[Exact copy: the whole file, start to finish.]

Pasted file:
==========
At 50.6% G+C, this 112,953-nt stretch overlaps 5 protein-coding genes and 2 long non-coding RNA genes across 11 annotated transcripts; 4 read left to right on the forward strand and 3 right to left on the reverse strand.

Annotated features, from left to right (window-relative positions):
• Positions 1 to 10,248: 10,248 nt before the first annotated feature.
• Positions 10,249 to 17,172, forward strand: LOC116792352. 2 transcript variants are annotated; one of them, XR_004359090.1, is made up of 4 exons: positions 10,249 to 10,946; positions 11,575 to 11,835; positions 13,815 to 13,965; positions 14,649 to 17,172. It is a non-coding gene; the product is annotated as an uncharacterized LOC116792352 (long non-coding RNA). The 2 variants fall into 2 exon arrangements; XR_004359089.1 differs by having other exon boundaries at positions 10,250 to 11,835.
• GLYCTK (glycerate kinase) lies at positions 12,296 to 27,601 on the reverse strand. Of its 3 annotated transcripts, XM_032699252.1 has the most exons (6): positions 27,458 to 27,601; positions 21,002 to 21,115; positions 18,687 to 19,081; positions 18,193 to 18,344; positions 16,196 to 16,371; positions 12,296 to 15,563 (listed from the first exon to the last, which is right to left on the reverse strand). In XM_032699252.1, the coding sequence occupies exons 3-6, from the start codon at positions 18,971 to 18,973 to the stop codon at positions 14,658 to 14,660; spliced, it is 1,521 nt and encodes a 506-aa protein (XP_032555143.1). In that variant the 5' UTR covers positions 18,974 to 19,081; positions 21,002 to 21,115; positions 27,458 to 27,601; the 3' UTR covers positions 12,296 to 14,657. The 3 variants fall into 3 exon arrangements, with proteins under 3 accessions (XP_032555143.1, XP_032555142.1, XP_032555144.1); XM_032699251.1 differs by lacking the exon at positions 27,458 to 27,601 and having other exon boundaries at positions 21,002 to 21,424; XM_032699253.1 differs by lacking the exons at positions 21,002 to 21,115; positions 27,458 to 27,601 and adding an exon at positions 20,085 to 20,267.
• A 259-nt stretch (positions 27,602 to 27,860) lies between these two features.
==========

At 50.6% G+C, this 112,953-nt stretch overlaps 5 protein-coding genes and 2 long non-coding RNA genes across 11 annotated transcripts; 4 read left to right on the forward strand and 3 right to left on the reverse strand.

Annotated features, from left to right (window-relative positions):
• Positions 1 to 10,248: 10,248 nt before the first annotated feature.
• Positions 10,249 to 17,172, forward strand: LOC116792352. 2 transcript variants are annotated; one of them, XR_004359090.1, is made up of 4 exons: positions 10,249 to 10,946; positions 11,575 to 11,835; positions 13,815 to 13,965; positions 14,649 to 17,172. It is a non-coding gene; the product is annotated as an uncharacterized LOC116792352 (long non-coding RNA). The 2 variants fall into 2 exon arrangements; XR_004359089.1 differs by having other exon boundaries at positions 10,250 to 11,835.
• GLYCTK (glycerate kinase) lies at positions 12,296 to 27,601 on the reverse strand. Of its 3 annotated transcripts, XM_032699252.1 has the most exons (6): positions 27,458 to 27,601; positions 21,002 to 21,115; positions 18,687 to 19,081; positions 18,193 to 18,344; positions 16,196 to 16,371; positions 12,296 to 15,563 (listed from the first exon to the last, which is right to left on the reverse strand). In XM_032699252.1, the coding sequence occupies exons 3-6, from the start codon at positions 18,971 to 18,973 to the stop codon at positions 14,658 to 14,660; spliced, it is 1,521 nt and encodes a 506-aa protein (XP_032555143.1). In that variant the 5' UTR covers positions 18,974 to 19,081; positions 21,002 to 21,115; positions 27,458 to 27,601; the 3' UTR covers positions 12,296 to 14,657. The 3 variants fall into 3 exon arrangements, with proteins under 3 accessions (XP_032555143.1, XP_032555142.1, XP_032555144.1); XM_032699251.1 differs by lacking the exon at positions 27,458 to 27,601 and having other exon boundaries at positions 21,002 to 21,424; XM_032699253.1 differs by lacking the exons at positions 21,002 to 21,115; positions 27,458 to 27,601 and adding an exon at positions 20,085 to 20,267.
• A 259-nt stretch (positions 27,602 to 27,860) lies between these two features.